CHICAGO – If you can remember the 1990s outside of childhood, you are in the glow of middle age, so congratulations. The Brown Paper Box Co. theater ensemble takes us back to those thrilling days of yesteryear with “Spike Heels,” a relationship comedy centering on the co-mingling antics of two couples, with a slight nod toward George Bernard Shaw and the play “Pygmalion” (or its musical counterpart, “My Fair Lady”).
Blu-ray Review: Perfect Criterion Package for Essential ‘Quadrophenia’
CHICAGO – Social history is often the seed for actual history. The simple story of two youth gangs in England in the early 1960s – The Mods and The Rockers – is grist for the incredible social history film, “Quadrophenia.” The new Criterion Collection Blu-ray DVD release of this 1979 classic will satisfy any side of the ardent rock admirer, especially those of the magnificent rock group “The Who” – the film is based on their lesser known 1973 rock opera of the same name.
Blu-Ray Rating: 5.0/5.0
This was originally produced by The Who Films, and The Criterion Collection creates a lavish package with background information and the history of the clash between the mid-1960s British youth of “The Mods” – a clean cut style associated with the music of “The Who, as well as soul, R&B and the Mersey Beat – and “The Rockers,” who favored more of the direct, Marlon-Brando-in-”The-Wild-One” motorcycles and 1950s rock. Although the film is about that in the background, it actually focuses on the overall theme of disaffection in that transitional youth-to-adult period. That theme is so beautifully composed by director Franc Roddam that it ranks as one of the top disaffected youth movies of all time.
Photo credit: The Criterion Collectionn
The focus is on the character of Jimmy (Phil Daniels), who is a London Mod. He works in the mail room at an advertising company, and is at odds with his parents in the small middle-class flat they live in. His escape is with his Mod friends, including Dave (Mark Wingett) and Chalky (Phillip Davis). They hang out, looking for carnal co-mingling, and fights with the rival Rockers. Jimmy also has his sights on Stephanie (Leslie Ash), a Mod bird who seems like his ideal.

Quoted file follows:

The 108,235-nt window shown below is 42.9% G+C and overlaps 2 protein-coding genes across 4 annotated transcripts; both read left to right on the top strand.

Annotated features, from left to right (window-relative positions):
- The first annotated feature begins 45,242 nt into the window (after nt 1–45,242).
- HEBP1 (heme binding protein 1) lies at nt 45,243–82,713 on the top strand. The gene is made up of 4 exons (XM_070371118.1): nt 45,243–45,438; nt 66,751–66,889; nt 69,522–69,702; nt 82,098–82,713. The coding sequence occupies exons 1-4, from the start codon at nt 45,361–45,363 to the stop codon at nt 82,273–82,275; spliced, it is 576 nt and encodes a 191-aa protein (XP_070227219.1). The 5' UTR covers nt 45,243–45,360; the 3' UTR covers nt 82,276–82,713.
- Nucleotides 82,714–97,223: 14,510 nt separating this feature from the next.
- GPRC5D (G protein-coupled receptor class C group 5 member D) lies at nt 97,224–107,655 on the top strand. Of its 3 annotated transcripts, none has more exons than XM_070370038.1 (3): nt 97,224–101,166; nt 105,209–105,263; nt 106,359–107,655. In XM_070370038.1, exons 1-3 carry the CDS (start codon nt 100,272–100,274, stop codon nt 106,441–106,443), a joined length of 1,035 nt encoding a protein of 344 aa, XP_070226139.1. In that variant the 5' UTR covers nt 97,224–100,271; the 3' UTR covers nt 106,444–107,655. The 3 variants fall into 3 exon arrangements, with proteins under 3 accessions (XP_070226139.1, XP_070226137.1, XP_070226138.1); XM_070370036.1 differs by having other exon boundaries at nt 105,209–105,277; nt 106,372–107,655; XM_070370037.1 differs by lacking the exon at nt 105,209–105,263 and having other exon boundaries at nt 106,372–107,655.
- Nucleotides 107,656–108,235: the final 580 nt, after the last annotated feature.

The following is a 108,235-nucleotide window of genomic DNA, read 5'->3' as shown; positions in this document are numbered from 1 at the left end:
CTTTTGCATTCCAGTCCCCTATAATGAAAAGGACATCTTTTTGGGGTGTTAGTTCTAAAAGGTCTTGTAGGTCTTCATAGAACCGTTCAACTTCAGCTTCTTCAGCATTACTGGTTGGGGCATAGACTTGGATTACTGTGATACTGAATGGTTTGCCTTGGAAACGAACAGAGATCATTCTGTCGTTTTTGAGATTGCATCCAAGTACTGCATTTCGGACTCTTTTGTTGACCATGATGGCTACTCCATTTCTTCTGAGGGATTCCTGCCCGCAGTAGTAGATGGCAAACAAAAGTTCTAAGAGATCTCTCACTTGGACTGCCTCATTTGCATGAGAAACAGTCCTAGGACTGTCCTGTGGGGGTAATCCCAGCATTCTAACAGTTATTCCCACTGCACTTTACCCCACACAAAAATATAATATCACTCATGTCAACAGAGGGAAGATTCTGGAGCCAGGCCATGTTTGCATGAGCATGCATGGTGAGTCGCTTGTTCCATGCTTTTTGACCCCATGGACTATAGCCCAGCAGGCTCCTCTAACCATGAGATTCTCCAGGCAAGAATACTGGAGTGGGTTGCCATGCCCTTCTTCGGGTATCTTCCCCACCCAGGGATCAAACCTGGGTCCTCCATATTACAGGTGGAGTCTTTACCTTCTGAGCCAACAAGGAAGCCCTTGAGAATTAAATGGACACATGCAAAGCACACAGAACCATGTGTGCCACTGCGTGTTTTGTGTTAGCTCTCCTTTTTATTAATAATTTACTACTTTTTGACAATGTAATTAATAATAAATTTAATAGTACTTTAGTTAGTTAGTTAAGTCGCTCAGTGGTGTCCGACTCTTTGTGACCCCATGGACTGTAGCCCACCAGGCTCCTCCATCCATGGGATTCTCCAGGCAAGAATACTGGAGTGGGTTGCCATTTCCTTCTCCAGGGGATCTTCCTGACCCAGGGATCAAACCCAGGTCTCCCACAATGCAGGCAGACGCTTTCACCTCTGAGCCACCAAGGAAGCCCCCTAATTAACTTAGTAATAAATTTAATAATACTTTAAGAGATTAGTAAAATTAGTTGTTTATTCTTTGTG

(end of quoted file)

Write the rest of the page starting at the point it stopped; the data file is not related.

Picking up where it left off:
A bank holiday allows for potential riots, as both the Mods and the Rockers converge on Brighton, a seaside resort. Jimmy begins a separation from the life he knows there, when he encounters the ultimate Mod, named Ace Face (Sting). It all starts to unravel as Jimmy is arrested during the inevitable street fighting that develops at Brighton, and his separation continues from his parents, his job and his sweetheart crush on Steph.
The film is authentic, and is not a musical like The Who’s previous rock opera film adaptation, “Tommy.” The songs from the original opera serve as commentary, rather brilliant commentary in the way director Roddam melds them in the narrative. The cast projects the image of the Mods and Rockers of 1965 London with an ease of effort, and although (for example) Sting has a rather one-note role, he plays it to the hilt, especially when his secret identity is revealed. There is a feeling of The Beatle-era London of the mid-1960s, and the various youth movements that were coming out of that cultural blast.
Photo credit: The Criterion Collection
Buried beneath the rivalry between The Beatles and The Rolling Stones, The Who has a sensibility that endures as long, if not longer (if history will play them out). The songs of “Quadrophenia” are a mature set of emotions and thoughts, looking back only a mere eight years after the height of the Mod-and-Rocker era. Familiar songs include “5:15,” “The Real Me” and the fantastic anthem, “Love, Reign o’er Me.” This is a must-have for fans of “The Who,” with the holidays fast approaching, go and grab it for them.
One of the most admirable uses of the narrative is the fact that it’s really not about the Mods and Rockers, it’s about Jimmy. English culture is so stiff upper lipped, that even the most punked-out young Brit of any era likes his/her teatime. Multiply that attitude by a million in the middle-class environs of the time – while The Beatles, Stones and The Who were breaking out – and it’s a powder keg lit up by the generational divide between parents and youth. There is a great scene where Jimmy keeps turning up the volume on The Who’s appearance on the British rock show, “Ready, Steady, Go!” While Dad makes fun of it, Jimmy has a red-hot blaze in his eyes. Phil Daniels was perfect in the role.
The immense and exceptional Blu-ray and DVD packages includes a 36-page companion booklet about the film, a perfectly restored film with a new 5.1 Surround Sound mix (get out your ya-ya’s), an audio track featuring the director Roddam and a documentary package that includes interviews, a 1979 British TV show about the film and vintage newsreels of the actual point-in-time when The Mods and The Rockers were the real deal.
There is such an achingly poignant piece of symbolism at the end of the film, that it should be honored as one of the great cinematic conclusions of all time. “Quandrophenia” is a film that needs to be re-discovered, discovered and savored by all generations, and The Criterion Collection provides the Blu-ray and DVD package that is an honor and tribute to both The Who and the cinematic interpretation of their time-honored rock opera.